Bob and Terry's Midlife Crisis
Childhood friends Bob Ferris (Rodney Bewes - Billy Liar) and Terry Collier (James Bolam - A Kind of Loving) are forced to confront that things are changing when the homes they grew up in are demolished to make way for soulless high rises and the pub they still frequent is going to be pulled down. Whilst Terry takes it in his stride, moving to one of those soulless high rises, Bob finds himself going through a bit of a mid-life crisis, especially when he discovers Terry has a young Finnish girlfriend called Christina (Mary Tamm). With Terry a changed man, Bob's wife, Thelma (Brigit Forsyth), suggests they all go on a caravan holiday together.
It is amusing to think that I have never watched a single episode of "The Likely Lads" or its follow up "Whatever Happened to the Likely Lads?" yet because of the way British culture was during the 70s and 80s, when I was growing up, I am still incredibly familiar with the characters of Bob and Terry. But basically being aware of "The Likely Lads" puts me in an interesting position when it comes to the 1976 spin-off movie "The Likely Lads" as I have nothing to compare it to and in truth wasn't even sure whether it would work with just my basic knowledge of Rodney Bewes and James Bolam as Bob and Terry.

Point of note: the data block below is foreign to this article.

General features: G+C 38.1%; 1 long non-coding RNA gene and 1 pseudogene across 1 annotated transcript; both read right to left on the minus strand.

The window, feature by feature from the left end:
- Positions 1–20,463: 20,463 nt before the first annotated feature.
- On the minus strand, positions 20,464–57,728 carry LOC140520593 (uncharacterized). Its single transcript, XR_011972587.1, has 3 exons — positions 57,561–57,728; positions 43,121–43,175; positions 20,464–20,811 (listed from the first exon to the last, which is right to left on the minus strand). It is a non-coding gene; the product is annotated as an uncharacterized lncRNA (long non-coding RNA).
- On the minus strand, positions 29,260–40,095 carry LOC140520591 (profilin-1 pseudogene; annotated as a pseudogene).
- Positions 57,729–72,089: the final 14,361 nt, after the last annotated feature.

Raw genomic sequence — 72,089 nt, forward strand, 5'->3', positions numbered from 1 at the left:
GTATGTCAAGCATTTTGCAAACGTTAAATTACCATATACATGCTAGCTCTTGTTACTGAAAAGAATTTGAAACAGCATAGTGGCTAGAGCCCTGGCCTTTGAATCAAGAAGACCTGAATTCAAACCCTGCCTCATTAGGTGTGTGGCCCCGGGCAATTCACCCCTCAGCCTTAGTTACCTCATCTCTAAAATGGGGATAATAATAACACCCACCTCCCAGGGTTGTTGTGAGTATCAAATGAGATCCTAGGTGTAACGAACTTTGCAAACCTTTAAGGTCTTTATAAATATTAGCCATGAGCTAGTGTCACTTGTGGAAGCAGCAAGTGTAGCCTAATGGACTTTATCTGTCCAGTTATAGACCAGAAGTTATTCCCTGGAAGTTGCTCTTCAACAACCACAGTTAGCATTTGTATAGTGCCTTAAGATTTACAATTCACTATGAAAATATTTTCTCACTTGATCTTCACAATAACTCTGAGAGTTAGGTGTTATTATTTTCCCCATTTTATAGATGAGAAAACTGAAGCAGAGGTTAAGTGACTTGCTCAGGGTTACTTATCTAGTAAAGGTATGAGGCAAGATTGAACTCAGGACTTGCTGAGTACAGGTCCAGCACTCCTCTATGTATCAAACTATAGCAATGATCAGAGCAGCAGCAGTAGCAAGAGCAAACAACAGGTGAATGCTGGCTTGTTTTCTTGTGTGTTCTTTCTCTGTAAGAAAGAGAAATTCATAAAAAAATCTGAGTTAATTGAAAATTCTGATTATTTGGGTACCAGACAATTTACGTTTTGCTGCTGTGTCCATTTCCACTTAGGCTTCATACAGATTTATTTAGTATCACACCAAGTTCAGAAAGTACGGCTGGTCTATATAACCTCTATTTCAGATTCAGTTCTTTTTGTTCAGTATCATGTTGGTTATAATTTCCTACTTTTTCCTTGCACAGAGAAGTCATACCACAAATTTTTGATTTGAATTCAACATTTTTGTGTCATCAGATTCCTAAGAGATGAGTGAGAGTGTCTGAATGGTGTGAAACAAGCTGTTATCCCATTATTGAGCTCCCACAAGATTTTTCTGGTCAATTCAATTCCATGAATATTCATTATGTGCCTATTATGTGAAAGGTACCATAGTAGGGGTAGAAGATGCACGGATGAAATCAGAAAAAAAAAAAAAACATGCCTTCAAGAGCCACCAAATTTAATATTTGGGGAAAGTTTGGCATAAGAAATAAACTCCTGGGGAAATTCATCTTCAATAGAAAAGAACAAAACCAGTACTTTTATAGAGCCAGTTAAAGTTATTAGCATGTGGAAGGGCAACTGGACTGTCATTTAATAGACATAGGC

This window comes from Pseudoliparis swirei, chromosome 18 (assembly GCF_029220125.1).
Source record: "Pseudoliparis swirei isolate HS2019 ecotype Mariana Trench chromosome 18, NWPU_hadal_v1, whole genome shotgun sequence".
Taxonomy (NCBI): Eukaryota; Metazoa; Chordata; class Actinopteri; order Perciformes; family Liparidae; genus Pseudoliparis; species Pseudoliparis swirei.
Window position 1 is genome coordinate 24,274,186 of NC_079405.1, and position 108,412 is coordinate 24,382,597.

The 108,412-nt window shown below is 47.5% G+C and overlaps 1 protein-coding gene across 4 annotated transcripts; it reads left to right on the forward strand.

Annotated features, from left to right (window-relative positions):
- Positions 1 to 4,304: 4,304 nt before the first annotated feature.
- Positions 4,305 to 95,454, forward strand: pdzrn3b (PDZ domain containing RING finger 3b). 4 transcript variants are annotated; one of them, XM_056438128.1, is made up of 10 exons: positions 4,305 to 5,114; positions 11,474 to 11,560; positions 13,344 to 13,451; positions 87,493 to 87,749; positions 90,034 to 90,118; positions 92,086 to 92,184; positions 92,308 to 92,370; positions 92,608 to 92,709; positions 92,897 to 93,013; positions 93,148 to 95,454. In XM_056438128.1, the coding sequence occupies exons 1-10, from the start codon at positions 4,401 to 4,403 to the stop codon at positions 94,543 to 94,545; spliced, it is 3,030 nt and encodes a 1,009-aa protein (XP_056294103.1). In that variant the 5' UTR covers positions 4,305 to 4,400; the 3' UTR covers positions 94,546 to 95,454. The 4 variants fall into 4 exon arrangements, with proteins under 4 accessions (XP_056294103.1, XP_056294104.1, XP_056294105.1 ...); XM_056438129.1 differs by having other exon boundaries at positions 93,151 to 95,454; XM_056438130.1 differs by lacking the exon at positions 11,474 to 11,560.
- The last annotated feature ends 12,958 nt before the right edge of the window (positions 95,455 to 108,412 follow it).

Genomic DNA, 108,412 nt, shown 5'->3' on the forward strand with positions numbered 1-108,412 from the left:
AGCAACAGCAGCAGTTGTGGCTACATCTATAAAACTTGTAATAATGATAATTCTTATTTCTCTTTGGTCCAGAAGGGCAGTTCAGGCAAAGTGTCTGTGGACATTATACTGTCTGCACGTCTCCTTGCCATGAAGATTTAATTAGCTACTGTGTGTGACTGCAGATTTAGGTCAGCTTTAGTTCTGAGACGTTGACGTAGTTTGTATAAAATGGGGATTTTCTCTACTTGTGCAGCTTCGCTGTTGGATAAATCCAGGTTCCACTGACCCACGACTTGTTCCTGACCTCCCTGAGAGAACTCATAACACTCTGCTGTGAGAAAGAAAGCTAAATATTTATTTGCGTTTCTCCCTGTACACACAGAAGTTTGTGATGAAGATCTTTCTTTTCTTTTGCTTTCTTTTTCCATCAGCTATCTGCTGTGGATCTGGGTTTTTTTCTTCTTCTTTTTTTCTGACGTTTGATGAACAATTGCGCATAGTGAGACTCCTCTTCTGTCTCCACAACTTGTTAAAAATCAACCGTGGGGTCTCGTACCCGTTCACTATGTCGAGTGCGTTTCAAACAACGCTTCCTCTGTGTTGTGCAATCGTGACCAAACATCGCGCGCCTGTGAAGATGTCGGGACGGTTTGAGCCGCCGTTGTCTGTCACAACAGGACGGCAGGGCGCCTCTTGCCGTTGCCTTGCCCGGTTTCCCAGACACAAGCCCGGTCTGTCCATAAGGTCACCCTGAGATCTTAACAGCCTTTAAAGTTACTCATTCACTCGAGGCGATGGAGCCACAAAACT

So the good news is that right from the word go, with an opening scene set during WWII with friends Bob and Terry being conceived, "The Likely Lads" makes you smile. That is followed by one joke after another be it a football stuck high up on a roof with Bob having to climb up to get it to Terry and Bob skiving off work to attend a funeral, well the pulling down of their favourite pub. Whilst I am sure there are some jokes which work better for those who use to watch the TV series the majority of the humour works for everyone with the added nostalgic comedy of this being a product of 70s Britain with lots of little things making you smile, from cars to jokes about caravanning.
But in truth the reason why "The Likely Lads" works is as much to do with the writing as it is the way Rodney Bewes and James Bolam interacted in character. The chalk n cheese characters combined with the timing of the responses makes it a lot of fun with both Mary Tamm and Brigit Forsyth delivering their fare share of laughs, especially Brigit Forsyth who has a cracker of a line when Terry relieves himself against the side of the caravan in the midst of a game of Bridge.
What this all boils down to is that "The Likely Lads" put a huge smile on my face and even though I have never watched any of the old TV series it still made me laugh. But what "The Likely Lads" sadly does is to remind you how weak British comedies are these days compared to how good they once were.